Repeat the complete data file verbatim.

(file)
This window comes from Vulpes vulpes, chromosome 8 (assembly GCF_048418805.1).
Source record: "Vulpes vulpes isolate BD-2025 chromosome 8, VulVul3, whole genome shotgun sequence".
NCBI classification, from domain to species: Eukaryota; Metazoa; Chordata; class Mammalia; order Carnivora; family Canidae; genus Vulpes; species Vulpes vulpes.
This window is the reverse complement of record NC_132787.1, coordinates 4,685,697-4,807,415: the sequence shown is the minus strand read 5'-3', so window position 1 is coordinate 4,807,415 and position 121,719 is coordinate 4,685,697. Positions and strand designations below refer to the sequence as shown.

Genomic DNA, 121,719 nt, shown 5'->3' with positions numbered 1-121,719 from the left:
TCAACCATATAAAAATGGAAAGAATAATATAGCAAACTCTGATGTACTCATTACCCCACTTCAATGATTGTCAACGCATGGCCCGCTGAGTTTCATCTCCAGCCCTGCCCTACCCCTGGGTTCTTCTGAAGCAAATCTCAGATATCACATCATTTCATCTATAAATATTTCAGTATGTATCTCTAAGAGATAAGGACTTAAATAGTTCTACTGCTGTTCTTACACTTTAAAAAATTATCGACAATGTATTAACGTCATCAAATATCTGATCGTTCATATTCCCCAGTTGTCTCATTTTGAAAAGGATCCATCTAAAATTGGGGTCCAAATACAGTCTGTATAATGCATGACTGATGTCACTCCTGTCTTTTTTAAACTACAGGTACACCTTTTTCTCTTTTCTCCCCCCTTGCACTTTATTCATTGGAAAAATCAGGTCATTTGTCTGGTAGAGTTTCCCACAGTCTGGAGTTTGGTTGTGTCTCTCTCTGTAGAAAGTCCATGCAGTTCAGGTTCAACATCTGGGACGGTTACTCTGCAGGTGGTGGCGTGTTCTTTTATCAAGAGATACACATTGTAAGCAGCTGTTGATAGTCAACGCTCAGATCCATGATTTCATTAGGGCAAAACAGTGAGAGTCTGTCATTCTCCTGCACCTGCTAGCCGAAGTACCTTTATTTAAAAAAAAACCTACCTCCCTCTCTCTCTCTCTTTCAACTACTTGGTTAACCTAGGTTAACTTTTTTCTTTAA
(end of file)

This window comes from Vulpes vulpes, chromosome 8 (assembly GCF_048418805.1).
Source record: "Vulpes vulpes isolate BD-2025 chromosome 8, VulVul3, whole genome shotgun sequence".
NCBI classification, from domain to species: Eukaryota; Metazoa; Chordata; class Mammalia; order Carnivora; family Canidae; genus Vulpes; species Vulpes vulpes.
This window is the reverse complement of record NC_132787.1, coordinates 4,685,697-4,807,415: the sequence shown is the minus strand read 5'-3', so window position 1 is coordinate 4,807,415 and position 121,719 is coordinate 4,685,697. Positions and strand designations below refer to the sequence as shown.

Genomic DNA, 121,719 nt, shown 5'->3' with positions numbered 1-121,719 from the left:
TCAACCATATAAAAATGGAAAGAATAATATAGCAAACTCTGATGTACTCATTACCCCACTTCAATGATTGTCAACGCATGGCCCGCTGAGTTTCATCTCCAGCCCTGCCCTACCCCTGGGTTCTTCTGAAGCAAATCTCAGATATCACATCATTTCATCTATAAATATTTCAGTATGTATCTCTAAGAGATAAGGACTTAAATAGTTCTACTGCTGTTCTTACACTTTAAAAAATTATCGACAATGTATTAACGTCATCAAATATCTGATCGTTCATATTCCCCAGTTGTCTCATTTTGAAAAGGATCCATCTAAAATTGGGGTCCAAATACAGTCTGTATAATGCATGACTGATGTCACTCCTGTCTTTTTTAAACTACAGGTACACCTTTTTCTCTTTTCTCCCCCCTTGCACTTTATTCATTGGAAAAATCAGGTCATTTGTCTGGTAGAGTTTCCCACAGTCTGGAGTTTGGTTGTGTCTCTCTCTGTAGAAAGTCCATGCAGTTCAGGTTCAACATCTGGGACGGTTACTCTGCAGGTGGTGGCGTGTTCTTTTATCAAGAGATACACATTGTAAGCAGCTGTTGATAGTCAACGCTCAGATCCATGATTTCATTAGGGCAAAACAGTGAGAGTCTGTCATTCTCCTGCACCTGCTAGCCGAAGTACCTTTATTTAAAAAAAAACCTACCTCCCTCTCTCTCTCTCTTTCAACTACTTGGTTAACCTAGGTTAACTTTTTTCTTTAA